Your Copy Doesn’t Convert? Try Adding Specificity to The Mix

Clarity. Credibility. Trustworthiness. Authenticity. These are some of the qualities that specificity can bring to your copy. It's that powerful.

When your copy is specific, your readers don't have to figure out what you are trying to explain. They don’t have to connect the dots. It eliminates friction in your readers’ mind.

In this article, we'll see why specificity is important and how to make your copy more specific.

Why specificity is important when writing copy that converts

Let’s start by saying this: clarity trumps everything else. If you want your copy to convert, be clear. Your readers will not take the desired action if they don't understand what you are saying.

Specifics are clearer than generalizations. Specific words make an image or idea more precise in your prospect's mind. In contrast, vague words are open to interpretation. They could send your prospects in the wrong direction.

The moment you help your readers visualize what you are trying to say is the moment they start to say yes to your offer.

Specificity also brings credibility, trustworthiness, and authenticity to your copy. It demonstrates that you are not making things up.

Specifics make things real.

How to make your copy more specific

Copy that speaks to everyone, speaks to no one.

Before starting, commit yourself to following the Rule of One every time you write copy. It helps you focus on one thing (one reader, one promise, one offer) and makes your copy clear and specific.

Keep in mind that your copy should be specific to your ideal prospect’s life. Where can you find this information? Doing Voice of the Customer research.

Let’s see some things you can do to make your copy more specific when writing and editing your first draft.

When you write your first draft

Start by being specific in your headline. Headlines need to be attention-grabbing but also attract the right audience. Avoid writing vague and generic headlines that want to please everyone. Make them specific and descriptive.

If you are using a hero image, forget about generic stock photos. Make the image relevant and specific to your product or service.

Don’t use your subheads as mere placeholders, make them specific. For someone scanning your sales page, subheads can give an idea about what you are offering.

Write a call to action that is relevant to your business.

Use facts and figures when it makes sense. In your body copy, you should be specific about:

  • Examples of how to use your product.
  • Examples of outcomes of using your product (specific benefits and features).
  • Titles of people who are ideally suited to use your product.
  • Location of users.
  • Features that highlight specific aspects of your product.
  • Pains your solution solves.
  • Detailed information about how your solution can help solve specific problems or meet specific needs.
  • The action people are about to take.
  • Specific and relevant case studies or testimonials.
  • The number of hours saved, pounds lost, customers using your software, clients served…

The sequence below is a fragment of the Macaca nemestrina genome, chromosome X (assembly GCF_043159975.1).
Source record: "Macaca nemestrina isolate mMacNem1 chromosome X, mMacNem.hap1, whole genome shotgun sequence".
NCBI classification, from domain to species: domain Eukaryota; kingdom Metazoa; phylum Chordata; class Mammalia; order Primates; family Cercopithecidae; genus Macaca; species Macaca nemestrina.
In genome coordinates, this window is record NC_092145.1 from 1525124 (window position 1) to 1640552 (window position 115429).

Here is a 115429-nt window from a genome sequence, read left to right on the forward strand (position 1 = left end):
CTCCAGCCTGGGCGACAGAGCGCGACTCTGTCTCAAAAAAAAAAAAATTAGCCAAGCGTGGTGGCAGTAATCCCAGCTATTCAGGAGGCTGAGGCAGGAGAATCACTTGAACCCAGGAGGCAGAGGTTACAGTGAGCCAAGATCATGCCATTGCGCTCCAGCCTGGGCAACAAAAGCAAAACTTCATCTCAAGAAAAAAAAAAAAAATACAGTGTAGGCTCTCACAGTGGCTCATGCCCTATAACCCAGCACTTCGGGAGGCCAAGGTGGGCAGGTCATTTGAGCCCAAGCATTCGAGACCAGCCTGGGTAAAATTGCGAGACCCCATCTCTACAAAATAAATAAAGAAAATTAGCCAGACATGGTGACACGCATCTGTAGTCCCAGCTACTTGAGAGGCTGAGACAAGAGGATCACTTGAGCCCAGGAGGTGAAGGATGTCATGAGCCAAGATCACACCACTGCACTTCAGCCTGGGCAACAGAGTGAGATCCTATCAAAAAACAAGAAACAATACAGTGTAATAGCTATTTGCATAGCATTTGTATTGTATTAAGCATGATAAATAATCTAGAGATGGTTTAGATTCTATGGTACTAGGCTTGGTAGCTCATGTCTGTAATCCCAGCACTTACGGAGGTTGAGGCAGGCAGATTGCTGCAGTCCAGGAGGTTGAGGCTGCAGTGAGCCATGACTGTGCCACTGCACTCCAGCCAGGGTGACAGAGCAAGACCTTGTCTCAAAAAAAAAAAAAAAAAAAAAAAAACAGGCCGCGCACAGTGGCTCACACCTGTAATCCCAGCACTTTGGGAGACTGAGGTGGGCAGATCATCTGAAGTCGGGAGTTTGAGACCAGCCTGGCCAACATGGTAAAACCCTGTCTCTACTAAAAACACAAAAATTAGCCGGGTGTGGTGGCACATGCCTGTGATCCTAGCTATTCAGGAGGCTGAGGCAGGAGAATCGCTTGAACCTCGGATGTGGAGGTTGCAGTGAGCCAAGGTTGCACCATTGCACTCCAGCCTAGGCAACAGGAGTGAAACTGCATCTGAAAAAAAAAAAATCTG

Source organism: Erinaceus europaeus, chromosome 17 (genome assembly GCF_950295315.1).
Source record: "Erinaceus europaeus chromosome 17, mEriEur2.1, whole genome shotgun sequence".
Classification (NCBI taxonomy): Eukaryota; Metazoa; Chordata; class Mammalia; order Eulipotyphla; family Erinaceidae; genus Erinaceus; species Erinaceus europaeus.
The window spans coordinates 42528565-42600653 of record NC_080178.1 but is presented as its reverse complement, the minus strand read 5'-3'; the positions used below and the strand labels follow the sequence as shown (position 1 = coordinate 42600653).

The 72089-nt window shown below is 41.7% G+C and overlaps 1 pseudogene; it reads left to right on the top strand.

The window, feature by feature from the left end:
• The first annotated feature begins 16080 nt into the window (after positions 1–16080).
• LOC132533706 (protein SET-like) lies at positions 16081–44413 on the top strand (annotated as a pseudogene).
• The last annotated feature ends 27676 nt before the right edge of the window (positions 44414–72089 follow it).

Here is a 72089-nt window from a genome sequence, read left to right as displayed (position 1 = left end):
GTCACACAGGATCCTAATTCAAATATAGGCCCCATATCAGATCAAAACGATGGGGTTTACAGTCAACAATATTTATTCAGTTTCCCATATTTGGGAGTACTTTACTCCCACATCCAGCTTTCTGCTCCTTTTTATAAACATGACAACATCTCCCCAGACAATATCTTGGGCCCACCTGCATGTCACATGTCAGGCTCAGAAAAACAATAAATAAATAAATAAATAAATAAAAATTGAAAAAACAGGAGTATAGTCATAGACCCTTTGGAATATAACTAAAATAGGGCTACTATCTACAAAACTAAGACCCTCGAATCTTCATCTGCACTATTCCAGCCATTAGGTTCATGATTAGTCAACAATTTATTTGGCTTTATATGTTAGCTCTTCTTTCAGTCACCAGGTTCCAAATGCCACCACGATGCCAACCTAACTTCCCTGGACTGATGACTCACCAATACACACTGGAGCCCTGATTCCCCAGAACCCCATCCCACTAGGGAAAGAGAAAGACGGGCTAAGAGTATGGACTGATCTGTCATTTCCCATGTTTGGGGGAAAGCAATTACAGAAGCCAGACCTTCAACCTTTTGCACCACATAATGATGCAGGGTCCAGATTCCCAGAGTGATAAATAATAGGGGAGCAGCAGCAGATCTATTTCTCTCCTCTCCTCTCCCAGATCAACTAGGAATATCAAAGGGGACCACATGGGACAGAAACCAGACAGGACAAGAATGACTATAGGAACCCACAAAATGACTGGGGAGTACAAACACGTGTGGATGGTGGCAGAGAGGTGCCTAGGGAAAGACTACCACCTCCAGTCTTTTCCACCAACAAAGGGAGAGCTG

• Names of businesses that trust and use your product.

Keep this list at hand when editing your copy.

Pro tip: when using numbers, write them as digits rather than words. Numerals stop the wandering eye and attract fixation. They represent facts (Nielsen Norman Group research).
On sales and product pages, your reader looks for specific facts (product’s weight, dimensions, resolution, memory size, battery life). By using digits you are enhancing the scannability of your copy and making them stand out.

See 13 Ways to Make Your Copy More Specific with Examples.

When you are editing your first draft

People remember things they can visualize. Help your readers visualize how their lives will look like when using your solution.
Read your copy and ask yourself, “can my reader visualize what I’m talking about?”

If the answer is no, identify places where you could be more specific. Take the list above and go over your copy again.

Another thing you can do is to transform important messages into mental images by using sensory words and metaphors. Your reader can’t visualize intangible concepts so a metaphor can provide a concrete mental image.

Sensory words help you paint a mental picture for your readers. They allow you to describe how the reader should experience the world. Describe:

  • What you see. Words related to sight indicate colors, shapes, appearance.
  • What you hear. Words related to hearing describe sounds.
  • How it feels. Touch sensory words convey both tactile and emotional sensations.
  • How it tastes and smells. Words related to taste and smell will help the reader give taste and smell to the situation you are describing.

Sensory metaphors use figurative language to appeal to our senses - sight, sound, smell, taste, and touch.

Copy that lights up sensory areas of the brain is likely to be more memorable and persuasive. It seems the brain does not make much distinction between reading about an experience and encountering it in real life.

Review your copy and see if you can find a sensory metaphor for key words in your copy. Adjectives like polished, sharp, fuzzy, heavy, and bright are commonly used as metaphors.

Use specificity to bring clarity, credibility, trustworthiness, and authenticity to your copy. It’s a powerful tool to have in your copywriting toolbox.